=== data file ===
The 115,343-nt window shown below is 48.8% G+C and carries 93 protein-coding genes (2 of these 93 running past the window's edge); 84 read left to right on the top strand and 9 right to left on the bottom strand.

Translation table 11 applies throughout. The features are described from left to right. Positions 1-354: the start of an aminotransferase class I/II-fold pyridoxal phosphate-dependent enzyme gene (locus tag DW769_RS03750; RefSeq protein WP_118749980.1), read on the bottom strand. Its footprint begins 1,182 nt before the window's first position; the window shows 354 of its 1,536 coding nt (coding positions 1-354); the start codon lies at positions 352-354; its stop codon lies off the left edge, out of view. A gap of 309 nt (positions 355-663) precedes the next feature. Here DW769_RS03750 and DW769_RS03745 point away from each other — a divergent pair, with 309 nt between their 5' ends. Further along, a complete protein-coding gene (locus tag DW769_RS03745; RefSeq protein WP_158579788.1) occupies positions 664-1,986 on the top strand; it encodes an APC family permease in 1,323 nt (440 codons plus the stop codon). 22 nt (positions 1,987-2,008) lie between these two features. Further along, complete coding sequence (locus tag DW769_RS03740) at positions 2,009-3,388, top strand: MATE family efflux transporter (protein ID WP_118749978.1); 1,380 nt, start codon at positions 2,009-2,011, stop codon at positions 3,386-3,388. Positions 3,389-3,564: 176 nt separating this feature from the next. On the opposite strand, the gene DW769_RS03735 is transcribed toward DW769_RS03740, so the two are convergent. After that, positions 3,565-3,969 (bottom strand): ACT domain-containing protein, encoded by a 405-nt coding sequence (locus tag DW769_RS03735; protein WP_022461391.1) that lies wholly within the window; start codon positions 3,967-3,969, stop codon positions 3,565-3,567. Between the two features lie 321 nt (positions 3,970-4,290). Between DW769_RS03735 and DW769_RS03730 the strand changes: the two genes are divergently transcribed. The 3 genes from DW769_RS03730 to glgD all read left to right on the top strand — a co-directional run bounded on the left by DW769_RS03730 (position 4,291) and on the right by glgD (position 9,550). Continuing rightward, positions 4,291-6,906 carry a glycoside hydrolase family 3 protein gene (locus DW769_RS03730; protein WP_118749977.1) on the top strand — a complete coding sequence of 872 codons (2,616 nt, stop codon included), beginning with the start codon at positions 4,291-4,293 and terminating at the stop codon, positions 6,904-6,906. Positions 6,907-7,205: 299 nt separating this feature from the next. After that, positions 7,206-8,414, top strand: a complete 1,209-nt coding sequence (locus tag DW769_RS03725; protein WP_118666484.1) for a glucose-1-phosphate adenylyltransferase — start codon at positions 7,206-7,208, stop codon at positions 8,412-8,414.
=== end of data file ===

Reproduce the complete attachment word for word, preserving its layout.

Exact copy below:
The 115,343-nt window shown below is 48.8% G+C and carries 93 protein-coding genes (2 of these 93 running past the window's edge); 84 read left to right on the top strand and 9 right to left on the bottom strand.

Translation table 11 applies throughout. The features are described from left to right. Positions 1-354: the start of an aminotransferase class I/II-fold pyridoxal phosphate-dependent enzyme gene (locus tag DW769_RS03750; RefSeq protein WP_118749980.1), read on the bottom strand. Its footprint begins 1,182 nt before the window's first position; the window shows 354 of its 1,536 coding nt (coding positions 1-354); the start codon lies at positions 352-354; its stop codon lies off the left edge, out of view. A gap of 309 nt (positions 355-663) precedes the next feature. Here DW769_RS03750 and DW769_RS03745 point away from each other — a divergent pair, with 309 nt between their 5' ends. Further along, a complete protein-coding gene (locus tag DW769_RS03745; RefSeq protein WP_158579788.1) occupies positions 664-1,986 on the top strand; it encodes an APC family permease in 1,323 nt (440 codons plus the stop codon). 22 nt (positions 1,987-2,008) lie between these two features. Further along, complete coding sequence (locus tag DW769_RS03740) at positions 2,009-3,388, top strand: MATE family efflux transporter (protein ID WP_118749978.1); 1,380 nt, start codon at positions 2,009-2,011, stop codon at positions 3,386-3,388. Positions 3,389-3,564: 176 nt separating this feature from the next. On the opposite strand, the gene DW769_RS03735 is transcribed toward DW769_RS03740, so the two are convergent. After that, positions 3,565-3,969 (bottom strand): ACT domain-containing protein, encoded by a 405-nt coding sequence (locus tag DW769_RS03735; protein WP_022461391.1) that lies wholly within the window; start codon positions 3,967-3,969, stop codon positions 3,565-3,567. Between the two features lie 321 nt (positions 3,970-4,290). Between DW769_RS03735 and DW769_RS03730 the strand changes: the two genes are divergently transcribed. The 3 genes from DW769_RS03730 to glgD all read left to right on the top strand — a co-directional run bounded on the left by DW769_RS03730 (position 4,291) and on the right by glgD (position 9,550). Continuing rightward, positions 4,291-6,906 carry a glycoside hydrolase family 3 protein gene (locus DW769_RS03730; protein WP_118749977.1) on the top strand — a complete coding sequence of 872 codons (2,616 nt, stop codon included), beginning with the start codon at positions 4,291-4,293 and terminating at the stop codon, positions 6,904-6,906. Positions 6,907-7,205: 299 nt separating this feature from the next. After that, positions 7,206-8,414, top strand: a complete 1,209-nt coding sequence (locus tag DW769_RS03725; protein WP_118666484.1) for a glucose-1-phosphate adenylyltransferase — start codon at positions 7,206-7,208, stop codon at positions 8,412-8,414.